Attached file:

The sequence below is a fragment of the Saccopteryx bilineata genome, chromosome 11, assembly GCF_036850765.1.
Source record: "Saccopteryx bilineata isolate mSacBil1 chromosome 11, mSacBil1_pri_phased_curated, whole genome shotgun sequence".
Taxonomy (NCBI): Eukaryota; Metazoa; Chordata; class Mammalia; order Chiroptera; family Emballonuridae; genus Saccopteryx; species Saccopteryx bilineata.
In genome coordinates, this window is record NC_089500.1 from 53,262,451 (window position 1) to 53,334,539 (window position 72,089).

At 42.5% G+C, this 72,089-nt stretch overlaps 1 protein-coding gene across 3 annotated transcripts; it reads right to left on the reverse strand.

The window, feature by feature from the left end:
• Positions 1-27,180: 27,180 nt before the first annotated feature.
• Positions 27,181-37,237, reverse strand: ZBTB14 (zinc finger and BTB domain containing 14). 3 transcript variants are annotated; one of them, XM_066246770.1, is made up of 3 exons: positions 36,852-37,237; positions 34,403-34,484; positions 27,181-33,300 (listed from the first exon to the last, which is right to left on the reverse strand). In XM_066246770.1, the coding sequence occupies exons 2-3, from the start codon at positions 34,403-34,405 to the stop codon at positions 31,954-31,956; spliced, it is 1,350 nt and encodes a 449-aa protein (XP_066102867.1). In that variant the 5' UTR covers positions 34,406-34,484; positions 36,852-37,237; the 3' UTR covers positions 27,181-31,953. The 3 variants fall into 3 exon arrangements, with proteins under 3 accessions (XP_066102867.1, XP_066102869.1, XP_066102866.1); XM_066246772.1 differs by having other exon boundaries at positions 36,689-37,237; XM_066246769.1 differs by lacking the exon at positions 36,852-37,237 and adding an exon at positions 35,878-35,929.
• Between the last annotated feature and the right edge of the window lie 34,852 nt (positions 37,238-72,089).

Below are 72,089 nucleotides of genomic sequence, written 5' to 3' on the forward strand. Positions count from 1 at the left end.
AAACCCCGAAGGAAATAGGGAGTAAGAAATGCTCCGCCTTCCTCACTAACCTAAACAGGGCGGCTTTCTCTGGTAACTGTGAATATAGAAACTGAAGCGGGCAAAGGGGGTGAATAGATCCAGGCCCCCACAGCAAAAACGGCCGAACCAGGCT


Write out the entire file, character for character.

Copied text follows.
The sequence below is a fragment of the Saccopteryx bilineata genome, chromosome 11, assembly GCF_036850765.1.
Source record: "Saccopteryx bilineata isolate mSacBil1 chromosome 11, mSacBil1_pri_phased_curated, whole genome shotgun sequence".
Taxonomy (NCBI): Eukaryota; Metazoa; Chordata; class Mammalia; order Chiroptera; family Emballonuridae; genus Saccopteryx; species Saccopteryx bilineata.
In genome coordinates, this window is record NC_089500.1 from 53,262,451 (window position 1) to 53,334,539 (window position 72,089).

At 42.5% G+C, this 72,089-nt stretch overlaps 1 protein-coding gene across 3 annotated transcripts; it reads right to left on the reverse strand.

The window, feature by feature from the left end:
• Positions 1-27,180: 27,180 nt before the first annotated feature.
• Positions 27,181-37,237, reverse strand: ZBTB14 (zinc finger and BTB domain containing 14). 3 transcript variants are annotated; one of them, XM_066246770.1, is made up of 3 exons: positions 36,852-37,237; positions 34,403-34,484; positions 27,181-33,300 (listed from the first exon to the last, which is right to left on the reverse strand). In XM_066246770.1, the coding sequence occupies exons 2-3, from the start codon at positions 34,403-34,405 to the stop codon at positions 31,954-31,956; spliced, it is 1,350 nt and encodes a 449-aa protein (XP_066102867.1). In that variant the 5' UTR covers positions 34,406-34,484; positions 36,852-37,237; the 3' UTR covers positions 27,181-31,953. The 3 variants fall into 3 exon arrangements, with proteins under 3 accessions (XP_066102867.1, XP_066102869.1, XP_066102866.1); XM_066246772.1 differs by having other exon boundaries at positions 36,689-37,237; XM_066246769.1 differs by lacking the exon at positions 36,852-37,237 and adding an exon at positions 35,878-35,929.
• Between the last annotated feature and the right edge of the window lie 34,852 nt (positions 37,238-72,089).

Below are 72,089 nucleotides of genomic sequence, written 5' to 3' on the forward strand. Positions count from 1 at the left end.
AAACCCCGAAGGAAATAGGGAGTAAGAAATGCTCCGCCTTCCTCACTAACCTAAACAGGGCGGCTTTCTCTGGTAACTGTGAATATAGAAACTGAAGCGGGCAAAGGGGGTGAATAGATCCAGGCCCCCACAGCAAAAACGGCCGAACCAGGCT